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Clipperton Expedition Day 5

A brisk wake up this morning with a fire alarm at 515am. False alarm thankfully, but the boat is HOT. The engines have been going non-stop now for 4 days, pushing against the wind and current carrying all the weight of, especially, this group. Pro cameras, geographic GPS equipment, scientific equipment, drones and more and more heavy film cameras. She’s been doing amazingly well and the weather has been cooperating a lot. All is well, the alarm went off by mistake while trying to change the temp of the AC. 

We finally saw land! 🌴 Appearing so tiny on the horizon and just getting closer and closer with it’s rock and tall palm trees, not to mention the greeting by the resident sula sula birds and the dolphins! 🐬 

The island is about 4kms wide and just unimaginably flat. Except the rock there is no other hill or anything to be seen. Such beautiful wave breaks, a rich turquoise blue breaking into  a white mist and washing up the sandy beach. No land fall today, will require some planning on it for tomorrow. Plan is to have the two land scientists, Elaine and Pascal on the island starting tomorrow morning.

We did 2 dives. Just beautiful. The corals look very different and healthy. The water is at about 82F degrees, warm but still diving with our wetsuits just to have the protection. Surges are very strong, taking us over the reef at about 5-8metres at a time and dragging us back. I termed this to Mary Poppins over the corals. We saw multiple moray eels, smallest at 2metres, and not shy, coming all the way out of their den to take a look at us. Multiple Galapagos sharks and silver tips, though juvenile and extremely cute. We even spotted two white tip reef sharks which have not been seen for a while due to overfishing. The MPA announced around the area seems to be showing it’s effectiveness already! We’ll be keeping an eye out for them especially.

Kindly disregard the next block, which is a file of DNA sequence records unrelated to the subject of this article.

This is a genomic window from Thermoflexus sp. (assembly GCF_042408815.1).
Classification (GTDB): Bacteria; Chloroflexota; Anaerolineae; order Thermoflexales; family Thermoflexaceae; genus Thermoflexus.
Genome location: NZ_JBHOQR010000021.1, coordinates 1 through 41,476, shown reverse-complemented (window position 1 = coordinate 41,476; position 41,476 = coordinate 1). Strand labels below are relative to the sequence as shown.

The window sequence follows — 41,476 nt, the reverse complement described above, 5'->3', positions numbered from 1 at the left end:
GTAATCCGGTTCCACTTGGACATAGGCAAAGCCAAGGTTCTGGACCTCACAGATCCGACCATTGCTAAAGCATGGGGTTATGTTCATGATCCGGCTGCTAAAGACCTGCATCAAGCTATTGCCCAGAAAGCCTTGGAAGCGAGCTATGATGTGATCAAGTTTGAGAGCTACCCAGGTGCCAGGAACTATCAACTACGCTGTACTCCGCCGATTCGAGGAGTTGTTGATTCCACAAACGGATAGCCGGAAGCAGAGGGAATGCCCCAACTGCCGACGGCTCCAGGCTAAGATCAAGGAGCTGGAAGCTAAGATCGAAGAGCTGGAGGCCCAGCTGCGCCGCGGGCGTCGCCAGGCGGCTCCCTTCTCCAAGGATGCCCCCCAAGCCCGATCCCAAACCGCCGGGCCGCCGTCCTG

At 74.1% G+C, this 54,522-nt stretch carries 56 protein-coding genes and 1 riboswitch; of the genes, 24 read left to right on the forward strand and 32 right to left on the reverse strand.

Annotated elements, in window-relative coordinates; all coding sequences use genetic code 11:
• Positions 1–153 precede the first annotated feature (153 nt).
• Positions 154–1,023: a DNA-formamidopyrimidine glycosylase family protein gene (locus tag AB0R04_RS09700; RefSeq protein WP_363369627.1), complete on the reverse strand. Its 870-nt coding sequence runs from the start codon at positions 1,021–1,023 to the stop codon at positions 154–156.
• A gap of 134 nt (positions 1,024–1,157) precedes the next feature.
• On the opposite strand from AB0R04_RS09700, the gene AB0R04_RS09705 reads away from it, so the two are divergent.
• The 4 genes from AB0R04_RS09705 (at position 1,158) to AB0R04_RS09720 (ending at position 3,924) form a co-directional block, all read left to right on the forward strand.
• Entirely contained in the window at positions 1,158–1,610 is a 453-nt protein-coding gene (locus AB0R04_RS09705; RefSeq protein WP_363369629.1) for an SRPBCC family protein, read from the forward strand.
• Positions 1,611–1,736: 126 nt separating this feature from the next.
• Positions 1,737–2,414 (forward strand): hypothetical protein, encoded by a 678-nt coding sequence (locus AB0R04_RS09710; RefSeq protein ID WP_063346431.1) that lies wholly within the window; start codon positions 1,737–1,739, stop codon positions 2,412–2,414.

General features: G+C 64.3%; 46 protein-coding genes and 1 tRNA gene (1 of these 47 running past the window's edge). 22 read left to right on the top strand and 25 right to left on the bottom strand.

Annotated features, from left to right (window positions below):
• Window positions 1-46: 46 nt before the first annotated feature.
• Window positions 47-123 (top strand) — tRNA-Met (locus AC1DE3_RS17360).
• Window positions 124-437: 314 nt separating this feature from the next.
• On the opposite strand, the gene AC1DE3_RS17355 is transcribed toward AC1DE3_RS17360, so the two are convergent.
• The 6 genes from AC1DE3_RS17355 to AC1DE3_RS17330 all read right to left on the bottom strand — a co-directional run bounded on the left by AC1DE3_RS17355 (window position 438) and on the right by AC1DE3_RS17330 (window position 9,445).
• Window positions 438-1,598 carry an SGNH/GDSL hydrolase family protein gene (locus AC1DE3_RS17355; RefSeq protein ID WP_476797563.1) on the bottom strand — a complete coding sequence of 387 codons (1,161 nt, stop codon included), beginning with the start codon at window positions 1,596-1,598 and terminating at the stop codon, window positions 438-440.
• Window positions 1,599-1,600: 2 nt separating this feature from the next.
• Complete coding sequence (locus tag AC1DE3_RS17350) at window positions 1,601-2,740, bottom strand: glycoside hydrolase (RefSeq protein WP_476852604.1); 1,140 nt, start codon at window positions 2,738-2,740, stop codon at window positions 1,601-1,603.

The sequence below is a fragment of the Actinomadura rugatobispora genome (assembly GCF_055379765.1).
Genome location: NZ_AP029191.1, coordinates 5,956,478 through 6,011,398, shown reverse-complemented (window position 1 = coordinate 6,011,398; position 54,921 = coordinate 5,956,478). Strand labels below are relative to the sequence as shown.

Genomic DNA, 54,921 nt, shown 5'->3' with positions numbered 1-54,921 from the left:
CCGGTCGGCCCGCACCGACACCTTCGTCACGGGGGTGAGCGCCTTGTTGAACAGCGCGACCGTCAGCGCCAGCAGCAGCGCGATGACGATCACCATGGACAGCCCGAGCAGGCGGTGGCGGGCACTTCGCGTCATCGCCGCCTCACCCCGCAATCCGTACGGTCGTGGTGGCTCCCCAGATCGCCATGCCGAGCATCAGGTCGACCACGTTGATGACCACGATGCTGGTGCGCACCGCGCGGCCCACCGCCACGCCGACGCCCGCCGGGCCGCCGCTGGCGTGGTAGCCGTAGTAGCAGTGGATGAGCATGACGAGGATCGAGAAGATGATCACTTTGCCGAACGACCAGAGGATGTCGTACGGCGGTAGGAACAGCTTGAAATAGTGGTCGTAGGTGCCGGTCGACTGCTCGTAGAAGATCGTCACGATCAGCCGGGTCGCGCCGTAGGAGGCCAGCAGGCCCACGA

Mauricio went down on the first dive and very gracefully swapped the receiver with the help of all us divers, only at 40metres deep it was a pleasure to do. 

The reefs highest point we saw was at about 15meters, so maybe they are healthier because they are deeper too. We’ll know more later. 

My plan tomorrow is to join the marine debris team and be on the island as long as we can stay. No diving for tomorrow for me. Lots of sunscreen, a bit of body surfing/swimming and scrambling and lots of photos and walking. Will be an amazing day for sure. 

So very blessed to be granted a spot on this team in this lifetime! 

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